Apple’s upcoming iPhone 11 may use a form of Face ID that scans veins to determine who’s picking it up, according to newly discovered patents.
The patent (opens in new tab), filed in February 2018 and discovered by BGR (opens in new tab), shows a front-facing camera on a device which scans the veins and blood vessels in a user’s face to determine who’s using it, a feature called 'subepidermal imaging'.
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This camera would scan your face, possibly using infrared, and the device’s processor would compute the information using a range of processes that are also detailed in the patents, which involve scoring the scan based on previous templates and scans.
While a patent is no guarantee that a feature will be included in a device – this patent was filed before the release of the iPhone XS, and the feature didn’t make it into that phone – it would be a small but useful step in improving the security of Apple’s handsets.
Why not Face ID?
If Apple did choose to use this feature for the iPhone 11, it wouldn’t be the first company to use vein recognition as a way to unlock a phone – the LG G8 ThinQ will also have this tech when it releases at some point in mid-2019.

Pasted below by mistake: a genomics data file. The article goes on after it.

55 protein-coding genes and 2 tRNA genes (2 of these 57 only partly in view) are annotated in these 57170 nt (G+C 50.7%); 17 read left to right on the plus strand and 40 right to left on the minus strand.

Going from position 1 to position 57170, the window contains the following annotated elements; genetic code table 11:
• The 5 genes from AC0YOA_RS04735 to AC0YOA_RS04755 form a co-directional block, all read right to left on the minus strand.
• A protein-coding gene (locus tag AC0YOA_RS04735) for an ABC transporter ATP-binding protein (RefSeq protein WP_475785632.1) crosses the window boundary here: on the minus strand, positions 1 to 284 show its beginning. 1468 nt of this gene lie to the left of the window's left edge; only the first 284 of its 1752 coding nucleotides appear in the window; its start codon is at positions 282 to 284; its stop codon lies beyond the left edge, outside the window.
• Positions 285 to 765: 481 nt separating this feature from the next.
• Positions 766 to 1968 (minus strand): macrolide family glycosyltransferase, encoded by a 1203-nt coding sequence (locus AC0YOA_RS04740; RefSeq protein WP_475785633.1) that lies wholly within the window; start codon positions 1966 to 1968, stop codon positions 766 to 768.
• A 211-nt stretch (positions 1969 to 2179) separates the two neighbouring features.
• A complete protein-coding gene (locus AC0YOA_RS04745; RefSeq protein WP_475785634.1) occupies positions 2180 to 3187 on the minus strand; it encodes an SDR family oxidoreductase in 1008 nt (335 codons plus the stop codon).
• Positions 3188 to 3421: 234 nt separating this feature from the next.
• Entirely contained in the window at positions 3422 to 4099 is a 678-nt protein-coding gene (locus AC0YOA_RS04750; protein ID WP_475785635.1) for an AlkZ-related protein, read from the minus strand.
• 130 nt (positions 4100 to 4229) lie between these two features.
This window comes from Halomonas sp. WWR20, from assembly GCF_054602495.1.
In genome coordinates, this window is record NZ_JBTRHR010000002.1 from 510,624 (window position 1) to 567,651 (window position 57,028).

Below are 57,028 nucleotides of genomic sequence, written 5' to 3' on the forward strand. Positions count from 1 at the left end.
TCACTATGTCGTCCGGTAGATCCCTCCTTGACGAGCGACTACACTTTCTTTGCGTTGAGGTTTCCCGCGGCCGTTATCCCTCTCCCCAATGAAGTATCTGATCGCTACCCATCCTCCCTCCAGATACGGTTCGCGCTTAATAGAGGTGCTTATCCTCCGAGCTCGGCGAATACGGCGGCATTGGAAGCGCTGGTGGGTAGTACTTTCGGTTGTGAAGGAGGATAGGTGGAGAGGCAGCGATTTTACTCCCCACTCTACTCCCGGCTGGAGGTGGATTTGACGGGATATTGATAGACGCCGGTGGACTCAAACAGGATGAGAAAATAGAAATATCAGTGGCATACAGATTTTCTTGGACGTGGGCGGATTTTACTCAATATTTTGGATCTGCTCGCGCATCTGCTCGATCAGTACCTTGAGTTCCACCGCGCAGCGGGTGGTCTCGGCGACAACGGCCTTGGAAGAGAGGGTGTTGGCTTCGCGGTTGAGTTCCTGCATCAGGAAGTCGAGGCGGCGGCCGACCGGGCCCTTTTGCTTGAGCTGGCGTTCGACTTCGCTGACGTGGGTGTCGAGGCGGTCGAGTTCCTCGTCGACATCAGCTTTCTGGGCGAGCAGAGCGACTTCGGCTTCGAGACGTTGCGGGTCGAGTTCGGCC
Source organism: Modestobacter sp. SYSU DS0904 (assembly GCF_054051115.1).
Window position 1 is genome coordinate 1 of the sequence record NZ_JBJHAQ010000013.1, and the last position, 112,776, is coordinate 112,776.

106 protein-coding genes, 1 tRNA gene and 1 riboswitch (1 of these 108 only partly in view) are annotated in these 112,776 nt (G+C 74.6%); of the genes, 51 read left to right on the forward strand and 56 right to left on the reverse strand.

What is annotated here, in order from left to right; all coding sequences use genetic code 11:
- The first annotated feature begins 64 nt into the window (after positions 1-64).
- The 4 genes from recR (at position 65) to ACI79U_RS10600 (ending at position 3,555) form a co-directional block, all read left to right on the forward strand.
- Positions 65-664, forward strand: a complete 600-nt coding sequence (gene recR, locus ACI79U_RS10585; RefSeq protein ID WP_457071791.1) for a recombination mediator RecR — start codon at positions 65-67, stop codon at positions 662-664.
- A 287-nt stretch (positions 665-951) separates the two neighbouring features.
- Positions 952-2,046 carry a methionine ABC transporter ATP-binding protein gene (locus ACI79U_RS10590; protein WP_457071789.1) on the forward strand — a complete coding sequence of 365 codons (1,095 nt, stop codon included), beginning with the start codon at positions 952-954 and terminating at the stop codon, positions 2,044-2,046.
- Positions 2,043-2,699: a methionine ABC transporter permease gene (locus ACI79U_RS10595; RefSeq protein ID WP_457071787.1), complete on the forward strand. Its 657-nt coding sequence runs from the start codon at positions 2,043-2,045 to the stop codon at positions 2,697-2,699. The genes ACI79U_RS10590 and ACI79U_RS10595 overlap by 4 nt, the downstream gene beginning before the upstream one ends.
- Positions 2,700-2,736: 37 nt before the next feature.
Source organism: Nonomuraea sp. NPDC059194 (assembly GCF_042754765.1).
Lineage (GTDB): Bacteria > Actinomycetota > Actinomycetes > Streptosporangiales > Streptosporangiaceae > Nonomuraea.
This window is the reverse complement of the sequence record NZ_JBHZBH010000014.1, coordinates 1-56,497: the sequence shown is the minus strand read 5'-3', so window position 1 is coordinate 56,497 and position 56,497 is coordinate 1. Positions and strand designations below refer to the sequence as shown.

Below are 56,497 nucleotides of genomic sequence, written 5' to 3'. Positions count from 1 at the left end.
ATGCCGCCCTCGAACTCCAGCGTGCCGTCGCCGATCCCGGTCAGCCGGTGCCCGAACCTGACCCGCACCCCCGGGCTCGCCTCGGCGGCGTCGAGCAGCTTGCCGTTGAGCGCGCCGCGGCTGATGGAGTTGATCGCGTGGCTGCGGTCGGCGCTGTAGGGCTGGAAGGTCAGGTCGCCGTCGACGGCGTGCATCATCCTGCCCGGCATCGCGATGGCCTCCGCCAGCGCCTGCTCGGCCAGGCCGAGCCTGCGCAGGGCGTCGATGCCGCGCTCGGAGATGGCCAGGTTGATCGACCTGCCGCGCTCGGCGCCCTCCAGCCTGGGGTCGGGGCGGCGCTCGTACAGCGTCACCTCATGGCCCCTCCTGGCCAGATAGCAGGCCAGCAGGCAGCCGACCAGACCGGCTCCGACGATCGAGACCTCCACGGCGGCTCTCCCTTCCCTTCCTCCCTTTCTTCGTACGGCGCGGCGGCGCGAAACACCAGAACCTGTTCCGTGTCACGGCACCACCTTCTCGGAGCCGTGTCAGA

The reason many companies are moving from face recognition to veins is that some phones, like the Samsung Galaxy S10, can be tricked into unlocking for the wrong user by masks or photographs, but subepidermal imaging removes this risk.
The patent includes a rough sketch of whatever iPhone or iPad would use this technology, including its camera, which would have a flood illuminator and speckle illuminator, two forms of imaging technology, as well as the main sensor – but we can’t tell anything else about the device from the picture.
The iPhone 11 launch is still a way out, given that Apple always launches its flagship handset towards the end of the year, but until then we’ll keep you updated with all the latest iPhone news and rumors.